The most effective targets for restoring healthy cell properties following cAF-induced electrical remodeling are likely to be those that most impact the cAF phenotype. Our simulations suggest that changes in IK1 and ICaL in isolation induce most of the characteristic features of cAF (Figure 8). Therefore, restoring either the K+ or Ca2+ conductance could, in theory, be effective in limiting the effects of electrical remodeling in the cAF substrate. However, complete reversal of any single cAF-induced change via pharmacological means is not likely to be feasible. Instead, it might be useful to consider therapies that aim at partial restoration of combinations of targets. In such efforts, however, understanding the full implications of altered cellular electrophysiology on tissue and organ dynamics is absolutely essential. To illustrate, consider the partial inhibition of K+ currents (for increasing APD90 and thus ERP), in combination with drugs aimed at increasing CaTamp (for restoring contractility). Partial block of NKA with digoxin, combined with reduced RyR Ca2+ leak using a calmodulin kinase II inhibitor, appeared to be beneficial in single cell simulations (Figure S11) and may actually become feasible in the near future, as novel specific blockers of IK1 are being developed [34]. The 1D restitution results (Figure S12) also illustrated increases in APD, ERP, CV and WL, which may be desirable in terms of protecting against arrhythmia. However, this model variant developed alternans at higher pacing rates. In 2D simulations, these alternans also led to a break-up of a single rotor into two rotors (not captured within the geometry, so excitation vanishes; Figure S12E and Video S3). In a realistic geometry, such wavebreak could lead to stable fibrillatory activity. This finding highlights the need to carry out in silico analysis of potential drug targets at different scales (cell, tissue, organ) to achieve a more realistic understanding of pharmacological effects.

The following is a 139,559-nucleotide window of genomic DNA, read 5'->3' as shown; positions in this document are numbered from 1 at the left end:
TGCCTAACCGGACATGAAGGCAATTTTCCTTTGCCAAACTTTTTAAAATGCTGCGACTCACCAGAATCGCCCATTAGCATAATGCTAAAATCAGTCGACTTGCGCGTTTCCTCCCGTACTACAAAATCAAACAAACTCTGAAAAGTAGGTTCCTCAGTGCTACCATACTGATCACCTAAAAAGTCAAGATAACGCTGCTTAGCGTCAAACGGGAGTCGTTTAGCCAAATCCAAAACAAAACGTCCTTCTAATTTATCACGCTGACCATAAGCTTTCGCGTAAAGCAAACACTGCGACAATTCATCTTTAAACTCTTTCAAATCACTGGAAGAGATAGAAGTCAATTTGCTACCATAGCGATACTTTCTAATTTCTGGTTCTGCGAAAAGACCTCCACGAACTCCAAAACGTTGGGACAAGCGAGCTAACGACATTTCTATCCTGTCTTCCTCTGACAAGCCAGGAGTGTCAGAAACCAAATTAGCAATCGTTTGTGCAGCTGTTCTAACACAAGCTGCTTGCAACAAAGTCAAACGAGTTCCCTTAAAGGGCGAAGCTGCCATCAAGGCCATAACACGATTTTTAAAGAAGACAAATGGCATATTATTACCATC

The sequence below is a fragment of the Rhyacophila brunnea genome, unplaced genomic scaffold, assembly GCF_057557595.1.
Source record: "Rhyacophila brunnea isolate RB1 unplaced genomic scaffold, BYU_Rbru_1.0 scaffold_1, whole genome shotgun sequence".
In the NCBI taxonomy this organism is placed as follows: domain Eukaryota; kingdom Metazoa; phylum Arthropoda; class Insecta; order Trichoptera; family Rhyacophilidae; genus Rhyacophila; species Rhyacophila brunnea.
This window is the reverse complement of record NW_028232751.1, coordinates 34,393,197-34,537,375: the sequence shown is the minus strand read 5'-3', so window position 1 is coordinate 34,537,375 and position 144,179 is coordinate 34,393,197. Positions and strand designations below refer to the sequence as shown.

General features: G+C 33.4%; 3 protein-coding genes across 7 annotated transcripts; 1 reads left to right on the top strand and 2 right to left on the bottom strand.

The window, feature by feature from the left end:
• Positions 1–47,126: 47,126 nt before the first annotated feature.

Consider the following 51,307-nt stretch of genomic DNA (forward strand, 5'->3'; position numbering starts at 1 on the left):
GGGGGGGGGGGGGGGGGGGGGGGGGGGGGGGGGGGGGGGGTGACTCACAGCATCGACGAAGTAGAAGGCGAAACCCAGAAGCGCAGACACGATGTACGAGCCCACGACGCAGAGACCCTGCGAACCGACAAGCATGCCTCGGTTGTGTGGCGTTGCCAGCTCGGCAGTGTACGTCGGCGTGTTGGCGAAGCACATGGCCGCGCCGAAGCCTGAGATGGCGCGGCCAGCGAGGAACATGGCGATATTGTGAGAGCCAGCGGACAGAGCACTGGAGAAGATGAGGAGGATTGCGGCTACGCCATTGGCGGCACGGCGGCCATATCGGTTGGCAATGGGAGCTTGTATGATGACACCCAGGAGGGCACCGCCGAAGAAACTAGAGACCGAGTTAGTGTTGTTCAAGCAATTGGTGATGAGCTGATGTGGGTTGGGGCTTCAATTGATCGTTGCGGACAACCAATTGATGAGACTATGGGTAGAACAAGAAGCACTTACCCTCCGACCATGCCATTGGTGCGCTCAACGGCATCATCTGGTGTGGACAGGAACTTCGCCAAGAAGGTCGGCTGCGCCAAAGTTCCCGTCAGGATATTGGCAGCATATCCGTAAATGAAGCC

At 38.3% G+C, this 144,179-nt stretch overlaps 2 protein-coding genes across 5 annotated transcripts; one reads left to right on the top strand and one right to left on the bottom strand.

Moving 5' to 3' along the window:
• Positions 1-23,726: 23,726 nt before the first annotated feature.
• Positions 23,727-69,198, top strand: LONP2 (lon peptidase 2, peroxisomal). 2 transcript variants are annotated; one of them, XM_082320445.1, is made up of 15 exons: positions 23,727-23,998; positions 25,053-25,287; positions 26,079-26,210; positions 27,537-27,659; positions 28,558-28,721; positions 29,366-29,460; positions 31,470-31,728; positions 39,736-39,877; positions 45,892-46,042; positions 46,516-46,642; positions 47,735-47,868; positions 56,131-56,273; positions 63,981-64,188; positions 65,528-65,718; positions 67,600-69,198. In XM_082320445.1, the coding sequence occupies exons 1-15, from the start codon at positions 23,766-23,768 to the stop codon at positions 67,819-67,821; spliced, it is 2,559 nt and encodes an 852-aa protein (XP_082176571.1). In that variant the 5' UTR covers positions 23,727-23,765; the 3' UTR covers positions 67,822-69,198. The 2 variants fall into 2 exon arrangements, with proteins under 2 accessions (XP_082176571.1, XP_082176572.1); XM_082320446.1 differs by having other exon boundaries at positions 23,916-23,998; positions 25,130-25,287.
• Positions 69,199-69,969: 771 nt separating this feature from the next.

Limitations of the study

Although the human atrial myocyte model employed here has been shown to be the most internally consistent and physiologically accurate to date, particularly regarding intracellular Ca2+ handling, in a recent comparison, the model has its limitations [35]. Furthermore, a holistic analysis of cAF as effected in this study is inevitably biased to some extent by the fact that the pathophysiology clinically involves multiple etiologies. Some studies group available data based on, for example, whether patients have a valvular disease or not, while other studies pool the data among AF subtypes and etiologies. Finally, our model of the cAF-remodeled cell is by no means exhaustive, as novel mechanisms of electrical remodeling are reported continuously. Instead, we have included those remodeling targets that have been established in more than one study of human atrial electrophysiology. When novel experimental data on these disease mechanisms accumulate, the model should be updated accordingly.